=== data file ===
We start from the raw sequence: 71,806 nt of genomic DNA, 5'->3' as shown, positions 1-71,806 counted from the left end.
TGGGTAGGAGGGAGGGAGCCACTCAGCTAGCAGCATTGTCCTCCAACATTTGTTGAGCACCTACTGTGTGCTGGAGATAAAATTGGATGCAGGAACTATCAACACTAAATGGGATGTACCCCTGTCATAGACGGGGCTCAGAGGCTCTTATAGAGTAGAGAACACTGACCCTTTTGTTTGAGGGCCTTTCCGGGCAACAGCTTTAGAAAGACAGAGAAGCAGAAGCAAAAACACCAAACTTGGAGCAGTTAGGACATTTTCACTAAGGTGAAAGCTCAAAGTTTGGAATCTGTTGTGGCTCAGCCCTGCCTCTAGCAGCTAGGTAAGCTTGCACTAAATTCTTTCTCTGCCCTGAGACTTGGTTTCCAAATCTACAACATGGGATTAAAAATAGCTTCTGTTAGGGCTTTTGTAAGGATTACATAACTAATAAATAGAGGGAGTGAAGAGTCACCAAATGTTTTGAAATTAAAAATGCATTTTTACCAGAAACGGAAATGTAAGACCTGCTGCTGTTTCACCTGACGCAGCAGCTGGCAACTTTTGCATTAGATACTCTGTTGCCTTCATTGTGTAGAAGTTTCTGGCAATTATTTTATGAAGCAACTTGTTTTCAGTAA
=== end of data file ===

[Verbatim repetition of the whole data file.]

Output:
We start from the raw sequence: 71,806 nt of genomic DNA, 5'->3' as shown, positions 1-71,806 counted from the left end.
TGGGTAGGAGGGAGGGAGCCACTCAGCTAGCAGCATTGTCCTCCAACATTTGTTGAGCACCTACTGTGTGCTGGAGATAAAATTGGATGCAGGAACTATCAACACTAAATGGGATGTACCCCTGTCATAGACGGGGCTCAGAGGCTCTTATAGAGTAGAGAACACTGACCCTTTTGTTTGAGGGCCTTTCCGGGCAACAGCTTTAGAAAGACAGAGAAGCAGAAGCAAAAACACCAAACTTGGAGCAGTTAGGACATTTTCACTAAGGTGAAAGCTCAAAGTTTGGAATCTGTTGTGGCTCAGCCCTGCCTCTAGCAGCTAGGTAAGCTTGCACTAAATTCTTTCTCTGCCCTGAGACTTGGTTTCCAAATCTACAACATGGGATTAAAAATAGCTTCTGTTAGGGCTTTTGTAAGGATTACATAACTAATAAATAGAGGGAGTGAAGAGTCACCAAATGTTTTGAAATTAAAAATGCATTTTTACCAGAAACGGAAATGTAAGACCTGCTGCTGTTTCACCTGACGCAGCAGCTGGCAACTTTTGCATTAGATACTCTGTTGCCTTCATTGTGTAGAAGTTTCTGGCAATTATTTTATGAAGCAACTTGTTTTCAGTAA